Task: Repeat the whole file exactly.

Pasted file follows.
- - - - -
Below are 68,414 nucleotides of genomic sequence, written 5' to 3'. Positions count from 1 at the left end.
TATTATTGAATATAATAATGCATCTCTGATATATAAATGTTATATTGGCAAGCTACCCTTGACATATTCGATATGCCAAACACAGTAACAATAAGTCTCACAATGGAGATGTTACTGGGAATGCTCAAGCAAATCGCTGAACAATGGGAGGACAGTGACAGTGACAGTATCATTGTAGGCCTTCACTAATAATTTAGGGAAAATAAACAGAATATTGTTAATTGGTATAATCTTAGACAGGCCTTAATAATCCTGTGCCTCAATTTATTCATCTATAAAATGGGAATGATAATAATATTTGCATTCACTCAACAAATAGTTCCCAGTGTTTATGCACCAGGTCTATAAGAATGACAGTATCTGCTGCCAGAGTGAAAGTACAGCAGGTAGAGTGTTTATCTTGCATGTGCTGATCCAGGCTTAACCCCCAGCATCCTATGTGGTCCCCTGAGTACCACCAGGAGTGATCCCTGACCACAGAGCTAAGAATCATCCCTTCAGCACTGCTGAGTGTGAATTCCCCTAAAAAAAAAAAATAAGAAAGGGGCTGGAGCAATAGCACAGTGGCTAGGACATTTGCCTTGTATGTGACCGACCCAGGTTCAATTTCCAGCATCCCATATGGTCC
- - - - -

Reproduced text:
Below are 68,414 nucleotides of genomic sequence, written 5' to 3'. Positions count from 1 at the left end.
TATTATTGAATATAATAATGCATCTCTGATATATAAATGTTATATTGGCAAGCTACCCTTGACATATTCGATATGCCAAACACAGTAACAATAAGTCTCACAATGGAGATGTTACTGGGAATGCTCAAGCAAATCGCTGAACAATGGGAGGACAGTGACAGTGACAGTATCATTGTAGGCCTTCACTAATAATTTAGGGAAAATAAACAGAATATTGTTAATTGGTATAATCTTAGACAGGCCTTAATAATCCTGTGCCTCAATTTATTCATCTATAAAATGGGAATGATAATAATATTTGCATTCACTCAACAAATAGTTCCCAGTGTTTATGCACCAGGTCTATAAGAATGACAGTATCTGCTGCCAGAGTGAAAGTACAGCAGGTAGAGTGTTTATCTTGCATGTGCTGATCCAGGCTTAACCCCCAGCATCCTATGTGGTCCCCTGAGTACCACCAGGAGTGATCCCTGACCACAGAGCTAAGAATCATCCCTTCAGCACTGCTGAGTGTGAATTCCCCTAAAAAAAAAAAATAAGAAAGGGGCTGGAGCAATAGCACAGTGGCTAGGACATTTGCCTTGTATGTGACCGACCCAGGTTCAATTTCCAGCATCCCATATGGTCC